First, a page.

Day[70/100] #100DaysOfCloud – Jonnychipz – Creating my First Logic App using VSCode

Logic Apps can of course be created directly in the Azure Portal, but I thought I would get my VS Code environment set up with the necessary plugins and configuration after seeing some cool demo’s at the recent Welsh Azure User Group.

I am keen to get as much configuration capability worked out and understood from my VS Code environment as possible and Logic Apps is no different.

Arguably you can get started with Azure Logic Apps faster with VS Code!

For this blog I am going to look to create a Logic App to understand the basic concepts, so hope you get use out of it!

Before you start, make sure that you have these items:

  • If you don’t have an Azure account and subscription, sign up for a free Azure account.
  • Basic knowledge about logic app workflow definitions and their structure as described with JSON If you’re new to Logic Apps, try this quickstart, which creates your first logic apps in the Azure portal and focuses more on the basic concepts.
  • Access to the web for signing in to Azure and your Azure subscription
  • Download and install these tools, if you don’t have them already:

To ensure the extension installed correctly you can click the Azure icon on the left

For more information, see Extension Marketplace. To contribute to this extension’s open-source version, visit the Azure Logic Apps extension for Visual Studio Code on GitHub.

Access Azure from Visual Studio Code

  1. Open Visual Studio Code. On the Visual Studio Code toolbar, select the Azure icon and under Logic Apps, click on Sign in to Azure…

Once signed in you should see this:

And all your subscriptions should be visible in your VS Code window under Logic Apps.

Create the new Logic App

  1. In Visual Studio code, under Logic Apps, open your subscription’s shortcut menu, and select Create Logic App.

2. Select Create new Resource group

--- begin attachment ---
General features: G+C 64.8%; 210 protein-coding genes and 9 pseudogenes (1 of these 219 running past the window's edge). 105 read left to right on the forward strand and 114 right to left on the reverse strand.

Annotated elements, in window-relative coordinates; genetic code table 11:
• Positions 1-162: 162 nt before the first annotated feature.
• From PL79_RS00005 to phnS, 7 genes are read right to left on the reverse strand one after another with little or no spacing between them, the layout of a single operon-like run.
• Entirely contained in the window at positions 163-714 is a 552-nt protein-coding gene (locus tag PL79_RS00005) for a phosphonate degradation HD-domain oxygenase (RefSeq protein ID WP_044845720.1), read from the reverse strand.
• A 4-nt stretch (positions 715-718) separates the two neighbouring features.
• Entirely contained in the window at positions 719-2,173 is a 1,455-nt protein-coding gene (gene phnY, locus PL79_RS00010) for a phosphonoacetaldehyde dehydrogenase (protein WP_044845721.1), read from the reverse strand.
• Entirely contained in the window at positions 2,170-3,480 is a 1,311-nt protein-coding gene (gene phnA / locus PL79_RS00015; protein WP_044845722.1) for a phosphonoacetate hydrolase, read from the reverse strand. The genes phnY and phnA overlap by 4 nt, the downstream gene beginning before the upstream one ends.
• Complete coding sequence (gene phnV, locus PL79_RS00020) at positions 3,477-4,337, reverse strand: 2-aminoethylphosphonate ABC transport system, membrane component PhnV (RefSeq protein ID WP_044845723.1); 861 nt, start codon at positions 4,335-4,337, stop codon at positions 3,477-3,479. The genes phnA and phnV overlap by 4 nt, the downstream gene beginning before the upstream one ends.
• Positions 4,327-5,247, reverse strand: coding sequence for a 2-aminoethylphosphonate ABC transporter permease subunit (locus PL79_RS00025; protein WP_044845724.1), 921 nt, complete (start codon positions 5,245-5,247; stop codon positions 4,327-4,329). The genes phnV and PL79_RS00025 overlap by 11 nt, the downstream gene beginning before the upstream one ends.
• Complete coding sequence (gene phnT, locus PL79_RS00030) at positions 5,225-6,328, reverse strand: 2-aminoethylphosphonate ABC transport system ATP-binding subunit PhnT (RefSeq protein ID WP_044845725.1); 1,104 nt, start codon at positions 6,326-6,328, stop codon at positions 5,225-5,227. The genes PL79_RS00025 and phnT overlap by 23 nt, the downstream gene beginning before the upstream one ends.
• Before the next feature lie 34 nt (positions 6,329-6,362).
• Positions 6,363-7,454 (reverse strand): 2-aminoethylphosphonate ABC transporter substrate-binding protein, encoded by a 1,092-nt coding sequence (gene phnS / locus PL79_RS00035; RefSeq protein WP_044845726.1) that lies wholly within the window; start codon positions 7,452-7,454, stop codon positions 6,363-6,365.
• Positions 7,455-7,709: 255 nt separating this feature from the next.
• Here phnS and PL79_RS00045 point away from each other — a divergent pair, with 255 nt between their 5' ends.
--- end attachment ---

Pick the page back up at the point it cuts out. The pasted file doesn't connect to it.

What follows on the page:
3. Name the resource group:

4. Select an Azure Region to save the Logic Apps metadata:

5. Provide a Name for the Logic App and Press Enter:

In the Azure window, under your Azure subscription, your new and blank logic app appears. Visual Studio Code also opens a JSON (.logicapp.json) file, which includes a skeleton workflow definition for your logic app. Now you can start manually authoring your logic app’s workflow definition in this JSON file. For technical reference about the structure and syntax for a workflow definition, see the Workflow Definition Language schema for Azure Logic Apps.

For example, here is a sample logic app workflow definition, which starts with an RSS trigger and an Office 365 Outlook action. Usually, JSON elements appear alphabetically in each section. However, this sample shows these elements roughly in the order that the logic app’s steps appear in the designer.

    "$schema": "",
    "contentVersion": "",
    "parameters": {
       "$connections": {
          "defaultValue": {},
          "type": "Object"
    "triggers": {
       "When_a_feed_item_is_published": {
          "recurrence": {
             "frequency": "Minute",
             "interval": 1
          "splitOn": "@triggerBody()?['value']",
          "type": "ApiConnection",
          "inputs": {
             "host": {
                "connection": {
                   "name": "@parameters('$connections')['rss']['connectionId']"
             "method": "get",